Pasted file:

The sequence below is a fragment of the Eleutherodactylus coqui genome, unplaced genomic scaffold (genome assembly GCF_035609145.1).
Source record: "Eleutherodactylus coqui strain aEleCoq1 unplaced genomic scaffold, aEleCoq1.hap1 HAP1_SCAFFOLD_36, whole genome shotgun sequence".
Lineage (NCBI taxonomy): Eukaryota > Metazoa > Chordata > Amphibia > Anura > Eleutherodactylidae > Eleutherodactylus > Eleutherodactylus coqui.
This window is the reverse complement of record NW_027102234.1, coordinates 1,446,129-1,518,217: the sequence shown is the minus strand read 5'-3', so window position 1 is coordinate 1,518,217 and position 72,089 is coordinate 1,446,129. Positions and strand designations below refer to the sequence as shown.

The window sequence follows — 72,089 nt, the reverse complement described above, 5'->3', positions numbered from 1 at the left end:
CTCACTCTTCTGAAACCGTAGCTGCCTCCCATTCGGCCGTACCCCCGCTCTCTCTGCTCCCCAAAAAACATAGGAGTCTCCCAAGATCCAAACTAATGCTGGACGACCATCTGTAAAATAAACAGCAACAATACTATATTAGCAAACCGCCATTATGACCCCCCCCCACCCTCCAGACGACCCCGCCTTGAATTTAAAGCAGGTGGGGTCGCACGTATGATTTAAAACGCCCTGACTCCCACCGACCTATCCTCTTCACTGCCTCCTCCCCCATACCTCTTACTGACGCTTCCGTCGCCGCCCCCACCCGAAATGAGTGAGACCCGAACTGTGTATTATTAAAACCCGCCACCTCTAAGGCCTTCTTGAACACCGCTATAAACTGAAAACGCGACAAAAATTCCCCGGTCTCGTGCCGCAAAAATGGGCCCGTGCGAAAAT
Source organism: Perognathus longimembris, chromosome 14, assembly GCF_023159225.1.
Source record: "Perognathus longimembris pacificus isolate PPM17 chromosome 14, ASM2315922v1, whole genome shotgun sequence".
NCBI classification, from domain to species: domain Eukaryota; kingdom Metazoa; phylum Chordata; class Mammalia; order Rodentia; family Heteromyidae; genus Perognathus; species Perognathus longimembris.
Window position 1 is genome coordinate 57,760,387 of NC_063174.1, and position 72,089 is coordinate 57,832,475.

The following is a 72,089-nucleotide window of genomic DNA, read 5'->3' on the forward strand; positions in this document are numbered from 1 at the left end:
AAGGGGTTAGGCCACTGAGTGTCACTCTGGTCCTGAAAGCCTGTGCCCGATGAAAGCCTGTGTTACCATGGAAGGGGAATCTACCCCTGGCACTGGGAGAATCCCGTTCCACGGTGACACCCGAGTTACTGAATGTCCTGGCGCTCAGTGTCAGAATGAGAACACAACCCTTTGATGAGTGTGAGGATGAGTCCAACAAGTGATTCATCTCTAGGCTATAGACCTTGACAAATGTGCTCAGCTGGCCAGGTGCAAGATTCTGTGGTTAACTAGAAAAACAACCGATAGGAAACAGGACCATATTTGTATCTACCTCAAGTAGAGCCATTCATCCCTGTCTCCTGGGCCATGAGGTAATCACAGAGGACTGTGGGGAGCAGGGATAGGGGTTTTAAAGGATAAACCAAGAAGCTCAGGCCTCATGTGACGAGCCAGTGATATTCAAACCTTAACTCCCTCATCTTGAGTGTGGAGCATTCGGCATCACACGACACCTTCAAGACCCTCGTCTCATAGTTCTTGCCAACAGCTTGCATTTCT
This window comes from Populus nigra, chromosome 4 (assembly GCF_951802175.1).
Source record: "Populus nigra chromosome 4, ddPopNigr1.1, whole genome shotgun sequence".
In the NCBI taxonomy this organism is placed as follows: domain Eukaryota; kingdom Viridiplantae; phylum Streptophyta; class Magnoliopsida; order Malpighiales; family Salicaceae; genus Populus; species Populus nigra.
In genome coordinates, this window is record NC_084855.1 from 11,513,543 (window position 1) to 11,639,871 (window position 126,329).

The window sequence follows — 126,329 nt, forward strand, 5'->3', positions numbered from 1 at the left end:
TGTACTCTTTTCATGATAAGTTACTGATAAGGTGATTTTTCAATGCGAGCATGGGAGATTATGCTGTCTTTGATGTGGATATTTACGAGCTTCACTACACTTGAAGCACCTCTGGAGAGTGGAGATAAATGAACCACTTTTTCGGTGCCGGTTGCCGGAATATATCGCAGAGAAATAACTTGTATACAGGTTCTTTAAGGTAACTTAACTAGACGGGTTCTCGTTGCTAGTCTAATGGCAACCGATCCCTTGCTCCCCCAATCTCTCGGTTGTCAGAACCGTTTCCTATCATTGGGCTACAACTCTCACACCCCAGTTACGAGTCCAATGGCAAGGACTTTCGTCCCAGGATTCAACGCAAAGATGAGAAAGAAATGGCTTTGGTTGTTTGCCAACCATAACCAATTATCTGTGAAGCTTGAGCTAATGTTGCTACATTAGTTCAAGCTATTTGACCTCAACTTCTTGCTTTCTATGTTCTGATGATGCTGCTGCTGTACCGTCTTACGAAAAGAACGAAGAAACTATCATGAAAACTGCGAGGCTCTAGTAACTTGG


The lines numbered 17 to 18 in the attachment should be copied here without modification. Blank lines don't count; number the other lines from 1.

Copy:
The window sequence follows — 126,329 nt, forward strand, 5'->3', positions numbered from 1 at the left end:
TGTACTCTTTTCATGATAAGTTACTGATAAGGTGATTTTTCAATGCGAGCATGGGAGATTATGCTGTCTTTGATGTGGATATTTACGAGCTTCACTACACTTGAAGCACCTCTGGAGAGTGGAGATAAATGAACCACTTTTTCGGTGCCGGTTGCCGGAATATATCGCAGAGAAATAACTTGTATACAGGTTCTTTAAGGTAACTTAACTAGACGGGTTCTCGTTGCTAGTCTAATGGCAACCGATCCCTTGCTCCCCCAATCTCTCGGTTGTCAGAACCGTTTCCTATCATTGGGCTACAACTCTCACACCCCAGTTACGAGTCCAATGGCAAGGACTTTCGTCCCAGGATTCAACGCAAAGATGAGAAAGAAATGGCTTTGGTTGTTTGCCAACCATAACCAATTATCTGTGAAGCTTGAGCTAATGTTGCTACATTAGTTCAAGCTATTTGACCTCAACTTCTTGCTTTCTATGTTCTGATGATGCTGCTGCTGTACCGTCTTACGAAAAGAACGAAGAAACTATCATGAAAACTGCGAGGCTCTAGTAACTTGG